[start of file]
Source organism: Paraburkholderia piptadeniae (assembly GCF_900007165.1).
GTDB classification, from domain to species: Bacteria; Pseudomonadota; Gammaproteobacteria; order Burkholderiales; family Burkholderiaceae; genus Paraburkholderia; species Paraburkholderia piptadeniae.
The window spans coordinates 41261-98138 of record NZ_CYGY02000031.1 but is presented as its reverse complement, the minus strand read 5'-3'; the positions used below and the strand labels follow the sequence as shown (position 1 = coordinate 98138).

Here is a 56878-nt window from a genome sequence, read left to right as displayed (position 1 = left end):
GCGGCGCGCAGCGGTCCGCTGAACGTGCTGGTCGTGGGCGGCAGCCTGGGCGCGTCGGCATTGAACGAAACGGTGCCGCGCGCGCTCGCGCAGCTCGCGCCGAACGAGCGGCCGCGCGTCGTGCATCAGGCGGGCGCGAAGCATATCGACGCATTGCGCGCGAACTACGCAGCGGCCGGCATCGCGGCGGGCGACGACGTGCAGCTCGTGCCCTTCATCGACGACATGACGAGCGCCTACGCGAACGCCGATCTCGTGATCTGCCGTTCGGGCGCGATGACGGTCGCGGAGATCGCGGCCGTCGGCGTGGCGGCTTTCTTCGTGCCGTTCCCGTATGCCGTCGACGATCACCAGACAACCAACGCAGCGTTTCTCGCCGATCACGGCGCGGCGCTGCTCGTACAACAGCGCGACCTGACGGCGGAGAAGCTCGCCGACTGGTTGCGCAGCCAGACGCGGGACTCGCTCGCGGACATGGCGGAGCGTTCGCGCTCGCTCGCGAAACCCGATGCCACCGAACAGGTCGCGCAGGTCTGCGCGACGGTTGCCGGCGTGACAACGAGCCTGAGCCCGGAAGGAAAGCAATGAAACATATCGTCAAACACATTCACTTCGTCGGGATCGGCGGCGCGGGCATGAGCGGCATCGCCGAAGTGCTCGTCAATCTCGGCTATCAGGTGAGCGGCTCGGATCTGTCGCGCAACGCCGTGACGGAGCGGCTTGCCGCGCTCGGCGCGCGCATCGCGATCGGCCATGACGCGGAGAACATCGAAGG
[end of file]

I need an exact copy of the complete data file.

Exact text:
Source organism: Paraburkholderia piptadeniae (assembly GCF_900007165.1).
GTDB classification, from domain to species: Bacteria; Pseudomonadota; Gammaproteobacteria; order Burkholderiales; family Burkholderiaceae; genus Paraburkholderia; species Paraburkholderia piptadeniae.
The window spans coordinates 41261-98138 of record NZ_CYGY02000031.1 but is presented as its reverse complement, the minus strand read 5'-3'; the positions used below and the strand labels follow the sequence as shown (position 1 = coordinate 98138).

Here is a 56878-nt window from a genome sequence, read left to right as displayed (position 1 = left end):
GCGGCGCGCAGCGGTCCGCTGAACGTGCTGGTCGTGGGCGGCAGCCTGGGCGCGTCGGCATTGAACGAAACGGTGCCGCGCGCGCTCGCGCAGCTCGCGCCGAACGAGCGGCCGCGCGTCGTGCATCAGGCGGGCGCGAAGCATATCGACGCATTGCGCGCGAACTACGCAGCGGCCGGCATCGCGGCGGGCGACGACGTGCAGCTCGTGCCCTTCATCGACGACATGACGAGCGCCTACGCGAACGCCGATCTCGTGATCTGCCGTTCGGGCGCGATGACGGTCGCGGAGATCGCGGCCGTCGGCGTGGCGGCTTTCTTCGTGCCGTTCCCGTATGCCGTCGACGATCACCAGACAACCAACGCAGCGTTTCTCGCCGATCACGGCGCGGCGCTGCTCGTACAACAGCGCGACCTGACGGCGGAGAAGCTCGCCGACTGGTTGCGCAGCCAGACGCGGGACTCGCTCGCGGACATGGCGGAGCGTTCGCGCTCGCTCGCGAAACCCGATGCCACCGAACAGGTCGCGCAGGTCTGCGCGACGGTTGCCGGCGTGACAACGAGCCTGAGCCCGGAAGGAAAGCAATGAAACATATCGTCAAACACATTCACTTCGTCGGGATCGGCGGCGCGGGCATGAGCGGCATCGCCGAAGTGCTCGTCAATCTCGGCTATCAGGTGAGCGGCTCGGATCTGTCGCGCAACGCCGTGACGGAGCGGCTTGCCGCGCTCGGCGCGCGCATCGCGATCGGCCATGACGCGGAGAACATCGAAGG